"Take a wife."

It's a nag that Sinbad hears often enough—one that he tunes out, more often than not. There are a dozen reasons why the idea bores him, annoys him, irritates him, of course; what could a wife bring him other than 'legitimate' heirs, after all? Companionship, support, love, sex—all of those things he has otherwise, and the thought of a single person providing all of that to him is a little less than pleasant, besides.

And yet, Ja'far never fails to mention it, pointing out a dozen princesses that would fall over themselves for his hand, and honestly, that's as appealing as a bed made of rocks. Sinbad grimaces through the seemingly ritualistic tellings of their names and countries and oh, god, they all sound terribly dull, and why does he need legitimate children, anyway, when he himself had no predecessors and was once deemed unworthy?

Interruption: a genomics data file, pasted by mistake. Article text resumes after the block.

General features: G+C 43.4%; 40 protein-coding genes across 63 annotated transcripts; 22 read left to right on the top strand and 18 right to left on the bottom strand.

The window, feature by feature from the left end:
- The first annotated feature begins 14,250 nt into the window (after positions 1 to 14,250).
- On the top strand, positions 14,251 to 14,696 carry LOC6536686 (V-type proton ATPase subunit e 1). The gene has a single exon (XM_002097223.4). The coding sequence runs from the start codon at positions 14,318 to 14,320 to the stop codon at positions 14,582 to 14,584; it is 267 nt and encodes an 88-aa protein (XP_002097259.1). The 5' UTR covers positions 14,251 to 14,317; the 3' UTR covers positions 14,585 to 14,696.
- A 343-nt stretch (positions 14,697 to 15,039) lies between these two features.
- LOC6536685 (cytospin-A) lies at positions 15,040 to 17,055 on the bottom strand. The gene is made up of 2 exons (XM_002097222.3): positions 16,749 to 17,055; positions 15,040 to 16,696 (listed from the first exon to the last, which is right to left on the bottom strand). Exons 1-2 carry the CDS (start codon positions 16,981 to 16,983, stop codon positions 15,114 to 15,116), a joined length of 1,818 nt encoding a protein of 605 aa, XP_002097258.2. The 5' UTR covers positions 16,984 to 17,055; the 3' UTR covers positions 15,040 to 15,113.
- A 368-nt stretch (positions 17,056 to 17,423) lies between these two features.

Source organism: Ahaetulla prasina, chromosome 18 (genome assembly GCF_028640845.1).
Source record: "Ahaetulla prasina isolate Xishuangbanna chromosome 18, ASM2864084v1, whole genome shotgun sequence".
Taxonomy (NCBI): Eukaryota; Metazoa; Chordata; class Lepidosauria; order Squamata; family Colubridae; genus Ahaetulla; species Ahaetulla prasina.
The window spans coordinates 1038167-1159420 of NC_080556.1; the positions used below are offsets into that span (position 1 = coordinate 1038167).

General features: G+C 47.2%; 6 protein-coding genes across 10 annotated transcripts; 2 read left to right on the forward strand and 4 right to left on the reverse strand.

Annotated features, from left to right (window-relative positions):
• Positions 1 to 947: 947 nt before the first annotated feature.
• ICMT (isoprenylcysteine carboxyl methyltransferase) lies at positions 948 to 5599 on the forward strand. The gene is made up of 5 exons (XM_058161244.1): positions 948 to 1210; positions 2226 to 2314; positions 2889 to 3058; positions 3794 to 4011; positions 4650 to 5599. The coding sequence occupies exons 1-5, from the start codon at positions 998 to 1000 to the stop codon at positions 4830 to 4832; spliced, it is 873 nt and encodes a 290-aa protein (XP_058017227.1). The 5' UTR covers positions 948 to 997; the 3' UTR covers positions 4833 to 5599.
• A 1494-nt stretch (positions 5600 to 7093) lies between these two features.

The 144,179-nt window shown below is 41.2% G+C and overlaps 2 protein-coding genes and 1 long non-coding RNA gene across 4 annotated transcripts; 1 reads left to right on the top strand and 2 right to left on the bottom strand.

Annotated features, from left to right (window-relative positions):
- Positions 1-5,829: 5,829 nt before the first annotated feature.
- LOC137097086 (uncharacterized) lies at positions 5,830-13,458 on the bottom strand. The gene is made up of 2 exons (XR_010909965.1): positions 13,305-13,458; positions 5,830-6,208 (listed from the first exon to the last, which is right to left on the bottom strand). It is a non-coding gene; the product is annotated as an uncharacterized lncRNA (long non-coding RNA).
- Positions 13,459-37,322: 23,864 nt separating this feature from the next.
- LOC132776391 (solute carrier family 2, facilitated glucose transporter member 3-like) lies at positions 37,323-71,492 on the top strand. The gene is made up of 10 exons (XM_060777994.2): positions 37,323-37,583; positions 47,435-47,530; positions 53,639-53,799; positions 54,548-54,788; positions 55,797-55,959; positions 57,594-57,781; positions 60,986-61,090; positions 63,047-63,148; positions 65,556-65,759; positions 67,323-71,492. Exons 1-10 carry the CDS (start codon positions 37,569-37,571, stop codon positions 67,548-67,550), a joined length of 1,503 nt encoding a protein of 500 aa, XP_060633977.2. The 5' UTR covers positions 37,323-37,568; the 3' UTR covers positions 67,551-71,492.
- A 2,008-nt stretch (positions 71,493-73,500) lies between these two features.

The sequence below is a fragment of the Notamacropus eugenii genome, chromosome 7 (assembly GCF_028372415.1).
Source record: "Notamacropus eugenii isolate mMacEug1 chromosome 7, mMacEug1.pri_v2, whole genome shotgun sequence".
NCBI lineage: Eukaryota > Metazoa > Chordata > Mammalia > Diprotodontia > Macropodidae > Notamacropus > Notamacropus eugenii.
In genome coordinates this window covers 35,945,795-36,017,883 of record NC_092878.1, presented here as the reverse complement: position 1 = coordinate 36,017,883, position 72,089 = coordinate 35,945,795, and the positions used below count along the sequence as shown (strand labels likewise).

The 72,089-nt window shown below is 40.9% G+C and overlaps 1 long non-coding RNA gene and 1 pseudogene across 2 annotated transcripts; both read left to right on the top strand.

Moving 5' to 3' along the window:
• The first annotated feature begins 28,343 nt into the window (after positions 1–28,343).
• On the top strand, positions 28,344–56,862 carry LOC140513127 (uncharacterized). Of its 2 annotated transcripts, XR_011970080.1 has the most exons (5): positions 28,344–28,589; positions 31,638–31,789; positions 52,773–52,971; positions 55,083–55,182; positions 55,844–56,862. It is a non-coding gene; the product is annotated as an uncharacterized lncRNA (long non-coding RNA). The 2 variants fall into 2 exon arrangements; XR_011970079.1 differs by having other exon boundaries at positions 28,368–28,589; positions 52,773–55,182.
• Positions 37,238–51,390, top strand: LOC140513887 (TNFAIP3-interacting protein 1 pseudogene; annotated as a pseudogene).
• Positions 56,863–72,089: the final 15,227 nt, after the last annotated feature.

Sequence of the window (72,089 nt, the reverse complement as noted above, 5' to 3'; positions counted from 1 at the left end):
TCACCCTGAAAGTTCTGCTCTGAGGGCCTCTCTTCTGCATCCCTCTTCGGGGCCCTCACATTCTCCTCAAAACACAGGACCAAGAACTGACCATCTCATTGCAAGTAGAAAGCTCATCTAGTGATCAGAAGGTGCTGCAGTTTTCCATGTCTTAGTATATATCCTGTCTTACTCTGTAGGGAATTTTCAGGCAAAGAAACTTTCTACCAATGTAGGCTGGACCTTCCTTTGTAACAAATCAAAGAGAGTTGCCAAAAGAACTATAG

"You are getting old, Sin," is the final straw from Ja'far's tongue, something that snaps him out of his reverie and back into glaring, huffing focus, especially when half of his own generals giggle like schoolchildren at the thought of him having grey hairs.

"Why," he flatly intones, "do I need to take a wife? You already nag me and deny me sex."

There's silence that reigns, and Sinbad realizes that he has spoken out loud, especially judging by how red Ja'far's face suddenly is. Ah. Too far, apparently. Silence turns to laughter, and for a moment, he regrets nothing—

Until he finds himself not-so-subtly denied alcohol that evening as well, and the evening after, and he quickly realizes this is another prohibition month, courtesy of Ja'far's ever-changing temper.

Maybe a wife would be easier.